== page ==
For the Master Coach, surfing isn’t just a hobby or a sport anymore, it’s a lifestyle. From being an activity he really enjoyed as a kid, it evolved into a way of keeping out of trouble when he was teenager, and turned into a stress reliever during his adult life. “Now, it’s also my career and a great one, as it allows me to travel and meet people from different cultures. When watching the news on TV, you’d almost think that the world is a dodgy, hostile place. It isn’t. Through surfing, I’ve gotten to know the Berbers in south Morocco, the most welcoming people I’ve ever met. Also, surfing is the only thing I’ve ever done for 34 years and stuck it out. In the water, I can get away from the hustle and bustle of everyday life; the ocean is my little sanctuary.”

Although Jez travels all over the world for his boot camps, he’s primarily based in the Algarve. “The waves here can be exceptional, especially in winter time. The good thing about the south of Portugal is that it has a rich culture which doesn’t only revolve around surfing. Yes, the Algarve is oversaturated with surf schools, but there are lots of other activities here as well. And yes, it can be busy in the line-up, but if you learn the surf etiquette you’ll be fine. I don’t get it when surfers get angry in the waves. Surfing is such a psychological sport; if you paddle out in a bad mood, you’ll have a bad surf. Just relax, chill out and smile a bit more. After all, we’re all in the water to have fun!”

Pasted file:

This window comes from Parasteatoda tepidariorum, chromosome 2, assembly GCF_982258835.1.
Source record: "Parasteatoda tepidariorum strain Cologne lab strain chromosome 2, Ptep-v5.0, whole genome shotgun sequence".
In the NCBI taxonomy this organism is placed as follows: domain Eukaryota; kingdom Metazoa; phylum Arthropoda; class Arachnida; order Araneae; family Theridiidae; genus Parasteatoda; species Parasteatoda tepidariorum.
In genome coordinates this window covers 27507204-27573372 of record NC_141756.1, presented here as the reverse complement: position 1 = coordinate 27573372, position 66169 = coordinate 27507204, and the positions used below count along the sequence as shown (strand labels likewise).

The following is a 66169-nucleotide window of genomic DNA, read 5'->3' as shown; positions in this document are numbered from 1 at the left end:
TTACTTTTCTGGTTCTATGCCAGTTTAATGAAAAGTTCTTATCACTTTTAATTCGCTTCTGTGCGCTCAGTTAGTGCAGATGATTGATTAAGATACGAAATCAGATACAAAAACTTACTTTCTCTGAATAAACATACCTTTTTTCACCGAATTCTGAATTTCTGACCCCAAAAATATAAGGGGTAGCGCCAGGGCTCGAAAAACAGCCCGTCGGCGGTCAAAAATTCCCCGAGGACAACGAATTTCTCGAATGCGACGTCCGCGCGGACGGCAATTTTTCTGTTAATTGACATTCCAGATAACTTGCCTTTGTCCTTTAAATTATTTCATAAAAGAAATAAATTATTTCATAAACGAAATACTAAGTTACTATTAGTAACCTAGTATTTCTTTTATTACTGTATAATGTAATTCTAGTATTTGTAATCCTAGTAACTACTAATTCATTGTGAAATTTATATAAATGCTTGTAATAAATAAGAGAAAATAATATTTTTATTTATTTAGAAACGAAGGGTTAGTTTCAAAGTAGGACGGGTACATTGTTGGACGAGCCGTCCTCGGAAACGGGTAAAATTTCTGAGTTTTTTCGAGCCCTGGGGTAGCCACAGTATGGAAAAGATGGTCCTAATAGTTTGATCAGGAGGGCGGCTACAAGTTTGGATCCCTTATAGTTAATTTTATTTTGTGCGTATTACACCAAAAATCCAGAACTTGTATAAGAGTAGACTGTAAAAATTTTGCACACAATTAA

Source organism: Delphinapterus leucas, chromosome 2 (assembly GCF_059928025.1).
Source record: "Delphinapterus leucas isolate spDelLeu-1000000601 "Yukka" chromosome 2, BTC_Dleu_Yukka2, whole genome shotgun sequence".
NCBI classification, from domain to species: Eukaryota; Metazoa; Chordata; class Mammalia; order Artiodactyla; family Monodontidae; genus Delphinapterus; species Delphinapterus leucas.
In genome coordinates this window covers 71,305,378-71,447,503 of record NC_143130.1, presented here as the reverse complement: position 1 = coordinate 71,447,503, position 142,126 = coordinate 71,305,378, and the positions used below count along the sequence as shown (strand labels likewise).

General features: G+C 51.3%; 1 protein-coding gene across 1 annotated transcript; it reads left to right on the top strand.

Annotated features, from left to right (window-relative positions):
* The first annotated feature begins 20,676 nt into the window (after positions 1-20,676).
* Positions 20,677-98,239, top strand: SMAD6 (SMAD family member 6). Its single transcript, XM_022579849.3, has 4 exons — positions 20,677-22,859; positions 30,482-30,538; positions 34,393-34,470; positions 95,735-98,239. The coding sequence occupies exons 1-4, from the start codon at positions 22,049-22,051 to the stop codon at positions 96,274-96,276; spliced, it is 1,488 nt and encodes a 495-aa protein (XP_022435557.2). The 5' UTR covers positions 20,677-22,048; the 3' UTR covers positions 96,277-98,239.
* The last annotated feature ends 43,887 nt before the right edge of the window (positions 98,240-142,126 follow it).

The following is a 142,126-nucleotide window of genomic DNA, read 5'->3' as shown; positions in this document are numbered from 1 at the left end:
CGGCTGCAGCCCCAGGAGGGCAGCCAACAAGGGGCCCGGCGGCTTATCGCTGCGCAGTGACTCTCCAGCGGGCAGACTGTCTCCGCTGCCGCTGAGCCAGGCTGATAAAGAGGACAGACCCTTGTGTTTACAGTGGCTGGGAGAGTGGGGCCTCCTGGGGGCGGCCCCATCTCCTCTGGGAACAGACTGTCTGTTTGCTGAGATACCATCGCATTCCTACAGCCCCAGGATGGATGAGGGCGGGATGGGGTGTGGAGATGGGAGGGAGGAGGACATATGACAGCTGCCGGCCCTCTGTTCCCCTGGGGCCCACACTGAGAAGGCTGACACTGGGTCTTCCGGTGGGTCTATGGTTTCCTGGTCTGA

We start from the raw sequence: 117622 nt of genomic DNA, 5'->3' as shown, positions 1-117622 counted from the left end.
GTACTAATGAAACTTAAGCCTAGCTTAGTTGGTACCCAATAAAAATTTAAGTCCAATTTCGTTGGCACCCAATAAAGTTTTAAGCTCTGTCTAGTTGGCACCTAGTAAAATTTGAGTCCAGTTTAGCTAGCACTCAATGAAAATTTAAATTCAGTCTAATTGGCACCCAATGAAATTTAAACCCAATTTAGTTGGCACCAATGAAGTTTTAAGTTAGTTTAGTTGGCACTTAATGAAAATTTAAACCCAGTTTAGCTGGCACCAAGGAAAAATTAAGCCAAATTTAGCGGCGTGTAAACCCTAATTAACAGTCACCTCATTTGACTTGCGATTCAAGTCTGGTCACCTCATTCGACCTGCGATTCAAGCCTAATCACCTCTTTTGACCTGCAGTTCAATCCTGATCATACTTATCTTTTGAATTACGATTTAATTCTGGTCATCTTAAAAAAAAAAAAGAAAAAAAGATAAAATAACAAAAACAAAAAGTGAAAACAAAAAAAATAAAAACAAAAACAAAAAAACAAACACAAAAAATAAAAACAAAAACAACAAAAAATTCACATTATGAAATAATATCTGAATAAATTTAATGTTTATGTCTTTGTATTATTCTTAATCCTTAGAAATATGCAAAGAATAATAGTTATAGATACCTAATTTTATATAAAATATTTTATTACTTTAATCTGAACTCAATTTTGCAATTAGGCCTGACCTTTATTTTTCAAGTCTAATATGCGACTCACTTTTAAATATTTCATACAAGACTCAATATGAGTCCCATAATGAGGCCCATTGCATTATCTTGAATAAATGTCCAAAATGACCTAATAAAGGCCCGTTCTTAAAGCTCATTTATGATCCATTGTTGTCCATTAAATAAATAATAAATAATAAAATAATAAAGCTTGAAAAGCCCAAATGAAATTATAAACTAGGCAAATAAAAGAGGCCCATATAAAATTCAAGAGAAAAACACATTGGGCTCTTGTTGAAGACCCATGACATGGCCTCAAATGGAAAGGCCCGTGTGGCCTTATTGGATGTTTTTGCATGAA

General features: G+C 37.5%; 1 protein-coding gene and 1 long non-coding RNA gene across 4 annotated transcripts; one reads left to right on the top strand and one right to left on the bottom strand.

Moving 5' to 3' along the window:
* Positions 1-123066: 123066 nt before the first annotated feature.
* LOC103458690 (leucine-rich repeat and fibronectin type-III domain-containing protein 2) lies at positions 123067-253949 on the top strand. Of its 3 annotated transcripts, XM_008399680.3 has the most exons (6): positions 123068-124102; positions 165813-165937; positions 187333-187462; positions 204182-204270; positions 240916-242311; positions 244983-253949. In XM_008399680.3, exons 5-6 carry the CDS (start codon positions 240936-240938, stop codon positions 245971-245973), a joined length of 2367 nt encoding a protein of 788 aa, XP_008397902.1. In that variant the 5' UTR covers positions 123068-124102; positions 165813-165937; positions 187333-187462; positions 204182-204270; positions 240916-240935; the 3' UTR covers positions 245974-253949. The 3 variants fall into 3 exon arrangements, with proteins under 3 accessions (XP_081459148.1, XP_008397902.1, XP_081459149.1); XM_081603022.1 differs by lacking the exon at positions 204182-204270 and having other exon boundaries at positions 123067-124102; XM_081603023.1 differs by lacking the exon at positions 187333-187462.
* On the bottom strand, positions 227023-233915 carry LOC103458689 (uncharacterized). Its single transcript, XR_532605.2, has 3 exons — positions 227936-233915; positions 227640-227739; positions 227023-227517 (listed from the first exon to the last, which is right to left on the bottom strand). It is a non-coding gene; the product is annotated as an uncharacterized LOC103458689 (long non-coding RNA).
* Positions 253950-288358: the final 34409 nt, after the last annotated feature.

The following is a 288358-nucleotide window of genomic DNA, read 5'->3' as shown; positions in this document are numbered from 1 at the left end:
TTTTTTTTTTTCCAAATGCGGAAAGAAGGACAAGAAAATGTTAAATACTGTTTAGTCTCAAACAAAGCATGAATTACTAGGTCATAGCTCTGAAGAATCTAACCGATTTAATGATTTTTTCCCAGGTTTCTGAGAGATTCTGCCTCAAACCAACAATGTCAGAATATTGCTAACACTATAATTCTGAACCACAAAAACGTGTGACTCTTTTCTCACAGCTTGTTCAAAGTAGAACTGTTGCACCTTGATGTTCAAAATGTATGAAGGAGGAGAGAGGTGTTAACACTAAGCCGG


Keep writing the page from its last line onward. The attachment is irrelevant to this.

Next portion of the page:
Want to know more about the boot camps? Check

Pictures by Staffan Rennermalm


See original article in Enjoy the Algarve magazine September 2015

Posted in Features, People.